Saturday, April 12, 2008

Poison Study

By Maria V. Snyder.

Poison Study and its sequel, Magic Study, were extremely engrossing despite some annoying typos (missing commas, periods, wrong words). Snyder is apparently one of those authors who asks herself, "What is the worst that can happen to my characters?" and then does it, which can be painful for a reader like myself, but it didn't end too badly.*

Yelena starts as a young woman waiting to be executed. (One of the annoyances I felt is that I don't think her actual age, 20, was mentioned until the very end of the book. She seems older in some ways.) When she's offered the chance to become the Commander's taste tester instead of hanging, she takes it. Unfortunately, one of the Commander's generals, the father of the boy she murdered, would rather see her dead, as would several others.

The real strength of this book is its powerful characters and relationships. While the setting isn't bad, the plot is really character-centered. Yelena is resourceful and intelligent but still tries to do what's right, even when pushed to her limits. What makes it more interesting is that she respects the Commander for establishing order in her country, even though he is a usurper. Valek, the Commander's chief of security, though crafty, is also mostly likable. (He sure made it obvious he was a liar at the very start, didn't he?)

On the other hand, not everyone's actions made sense. The southern magician who tries to kill Yelena early on is a good example. It just doesn't make sense in light of the magician's later actions. (Killing someone tends to be a last resort rather than a first.) There is also intrigue in the castle which is never fully explained: some secret information about Yelena is leaked, but the person she believes responsible appears to be vindicated... or is she?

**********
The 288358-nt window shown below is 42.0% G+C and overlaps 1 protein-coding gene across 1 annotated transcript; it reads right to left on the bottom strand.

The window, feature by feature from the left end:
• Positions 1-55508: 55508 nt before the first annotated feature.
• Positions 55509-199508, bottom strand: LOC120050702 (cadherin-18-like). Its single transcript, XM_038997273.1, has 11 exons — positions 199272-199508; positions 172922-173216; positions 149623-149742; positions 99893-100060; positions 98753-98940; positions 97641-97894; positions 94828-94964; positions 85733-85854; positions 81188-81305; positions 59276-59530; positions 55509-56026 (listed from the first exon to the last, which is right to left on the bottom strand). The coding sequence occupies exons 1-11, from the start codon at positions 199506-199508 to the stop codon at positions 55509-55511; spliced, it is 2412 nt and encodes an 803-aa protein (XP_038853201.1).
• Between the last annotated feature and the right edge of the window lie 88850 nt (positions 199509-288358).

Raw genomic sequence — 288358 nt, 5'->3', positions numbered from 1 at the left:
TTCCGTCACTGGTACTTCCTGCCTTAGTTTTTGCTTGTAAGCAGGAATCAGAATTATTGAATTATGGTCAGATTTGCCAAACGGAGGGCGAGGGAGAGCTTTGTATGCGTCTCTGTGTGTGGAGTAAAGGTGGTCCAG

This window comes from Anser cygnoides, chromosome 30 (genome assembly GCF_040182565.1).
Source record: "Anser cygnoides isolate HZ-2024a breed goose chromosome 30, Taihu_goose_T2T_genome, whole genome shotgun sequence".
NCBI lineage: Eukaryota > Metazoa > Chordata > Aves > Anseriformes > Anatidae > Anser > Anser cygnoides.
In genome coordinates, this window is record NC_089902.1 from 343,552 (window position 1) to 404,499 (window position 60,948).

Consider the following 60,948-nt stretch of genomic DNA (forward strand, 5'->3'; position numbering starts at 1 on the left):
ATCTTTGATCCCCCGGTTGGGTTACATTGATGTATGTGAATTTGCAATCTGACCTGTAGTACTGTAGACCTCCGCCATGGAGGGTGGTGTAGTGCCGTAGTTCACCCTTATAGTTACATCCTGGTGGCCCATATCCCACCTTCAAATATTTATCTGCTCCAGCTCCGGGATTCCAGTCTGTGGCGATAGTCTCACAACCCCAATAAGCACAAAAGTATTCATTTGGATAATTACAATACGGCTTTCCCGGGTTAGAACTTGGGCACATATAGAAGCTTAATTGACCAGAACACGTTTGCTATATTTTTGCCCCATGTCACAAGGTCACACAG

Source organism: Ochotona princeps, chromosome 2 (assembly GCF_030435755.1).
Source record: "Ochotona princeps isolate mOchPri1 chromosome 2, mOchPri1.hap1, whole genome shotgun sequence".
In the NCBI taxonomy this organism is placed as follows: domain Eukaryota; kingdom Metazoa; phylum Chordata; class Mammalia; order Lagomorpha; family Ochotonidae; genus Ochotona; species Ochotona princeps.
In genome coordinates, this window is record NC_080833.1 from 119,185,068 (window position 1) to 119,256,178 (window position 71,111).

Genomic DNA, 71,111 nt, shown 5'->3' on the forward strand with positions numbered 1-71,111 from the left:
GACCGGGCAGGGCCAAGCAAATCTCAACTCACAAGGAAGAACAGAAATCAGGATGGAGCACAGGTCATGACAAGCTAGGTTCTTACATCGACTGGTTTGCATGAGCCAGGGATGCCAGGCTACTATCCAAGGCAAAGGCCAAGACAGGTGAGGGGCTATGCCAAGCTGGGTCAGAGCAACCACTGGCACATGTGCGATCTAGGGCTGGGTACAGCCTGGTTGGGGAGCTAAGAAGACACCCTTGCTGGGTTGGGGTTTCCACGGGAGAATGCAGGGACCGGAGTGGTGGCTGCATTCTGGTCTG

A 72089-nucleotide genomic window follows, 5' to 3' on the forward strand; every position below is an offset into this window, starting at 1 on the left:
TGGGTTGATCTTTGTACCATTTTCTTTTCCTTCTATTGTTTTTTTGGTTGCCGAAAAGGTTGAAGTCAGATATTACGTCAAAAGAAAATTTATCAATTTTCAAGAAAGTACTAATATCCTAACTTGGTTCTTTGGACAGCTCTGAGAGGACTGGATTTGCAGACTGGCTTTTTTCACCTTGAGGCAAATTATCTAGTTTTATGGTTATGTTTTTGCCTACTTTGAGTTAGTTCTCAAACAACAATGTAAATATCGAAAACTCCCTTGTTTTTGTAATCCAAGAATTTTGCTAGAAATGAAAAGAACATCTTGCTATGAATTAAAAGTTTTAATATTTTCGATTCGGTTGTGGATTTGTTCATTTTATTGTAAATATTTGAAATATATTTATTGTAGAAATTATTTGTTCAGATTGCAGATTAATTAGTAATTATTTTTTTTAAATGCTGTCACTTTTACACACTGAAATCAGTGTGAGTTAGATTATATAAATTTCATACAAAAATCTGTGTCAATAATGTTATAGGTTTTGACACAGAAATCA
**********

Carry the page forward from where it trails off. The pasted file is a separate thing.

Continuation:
Overall, the author keeps the tension level** high without making it unbearable, and resolves the conflicts between several of the characters in a reasonable way. (The southern magician is a glaring exception.) However, there is some oblique sex and less oblique rape, so this probably isn't for children. There is also a transgender issue.

This is definitely more character-centered than epic fantasy, although the view opens up a bit more in the second book. For people who like this kind of thing, I think it's great.***

* (Fire Study, the third book in the series, just came out, but I haven't read it yet.)

** (Although it helped lower the tension, at least for me, to have read Sigmund Brouwer's Magnus, a great historical fantasy that doesn't have any magic unexplained by (actual) science. Anybody even heard of this? You will notice a plot similarity that appears in Poison Study's first few chapters if you have read it. And the "great" should be taken with a grain of salt since, although I thought it was exciting, I was significantly younger and less critical when I read it. I should probably reread it sometime and see if I still like it.)

*** (You might argue that there is some "my character is the center of the world" going on here, since Yelena survives this book due to a more-or-less incredible sequence of coincidences and saves, indirectly, many other people in the second book. If you think about it, that means they were also saved as a result of a more-or-less incredible series of coincidences.)

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